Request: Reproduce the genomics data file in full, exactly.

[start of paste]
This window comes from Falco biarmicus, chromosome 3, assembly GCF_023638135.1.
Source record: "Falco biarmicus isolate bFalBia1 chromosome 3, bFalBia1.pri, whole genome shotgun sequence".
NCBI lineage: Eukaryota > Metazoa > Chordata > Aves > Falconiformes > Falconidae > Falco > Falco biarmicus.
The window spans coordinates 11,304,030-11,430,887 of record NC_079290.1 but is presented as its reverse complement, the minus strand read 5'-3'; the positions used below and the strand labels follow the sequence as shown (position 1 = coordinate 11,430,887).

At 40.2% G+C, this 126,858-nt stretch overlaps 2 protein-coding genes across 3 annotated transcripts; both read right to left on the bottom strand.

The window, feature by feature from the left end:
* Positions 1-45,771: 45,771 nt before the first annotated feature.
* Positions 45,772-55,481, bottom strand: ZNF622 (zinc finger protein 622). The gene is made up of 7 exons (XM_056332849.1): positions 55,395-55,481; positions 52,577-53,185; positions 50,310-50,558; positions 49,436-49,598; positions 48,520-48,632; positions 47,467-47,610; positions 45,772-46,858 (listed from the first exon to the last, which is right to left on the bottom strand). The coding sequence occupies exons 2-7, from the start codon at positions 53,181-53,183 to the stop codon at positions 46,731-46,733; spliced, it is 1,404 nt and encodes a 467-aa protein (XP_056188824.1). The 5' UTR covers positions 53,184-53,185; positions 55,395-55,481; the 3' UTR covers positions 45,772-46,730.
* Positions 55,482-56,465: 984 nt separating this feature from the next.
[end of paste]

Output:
This window comes from Falco biarmicus, chromosome 3, assembly GCF_023638135.1.
Source record: "Falco biarmicus isolate bFalBia1 chromosome 3, bFalBia1.pri, whole genome shotgun sequence".
NCBI lineage: Eukaryota > Metazoa > Chordata > Aves > Falconiformes > Falconidae > Falco > Falco biarmicus.
The window spans coordinates 11,304,030-11,430,887 of record NC_079290.1 but is presented as its reverse complement, the minus strand read 5'-3'; the positions used below and the strand labels follow the sequence as shown (position 1 = coordinate 11,430,887).

At 40.2% G+C, this 126,858-nt stretch overlaps 2 protein-coding genes across 3 annotated transcripts; both read right to left on the bottom strand.

The window, feature by feature from the left end:
* Positions 1-45,771: 45,771 nt before the first annotated feature.
* Positions 45,772-55,481, bottom strand: ZNF622 (zinc finger protein 622). The gene is made up of 7 exons (XM_056332849.1): positions 55,395-55,481; positions 52,577-53,185; positions 50,310-50,558; positions 49,436-49,598; positions 48,520-48,632; positions 47,467-47,610; positions 45,772-46,858 (listed from the first exon to the last, which is right to left on the bottom strand). The coding sequence occupies exons 2-7, from the start codon at positions 53,181-53,183 to the stop codon at positions 46,731-46,733; spliced, it is 1,404 nt and encodes a 467-aa protein (XP_056188824.1). The 5' UTR covers positions 53,184-53,185; positions 55,395-55,481; the 3' UTR covers positions 45,772-46,730.
* Positions 55,482-56,465: 984 nt separating this feature from the next.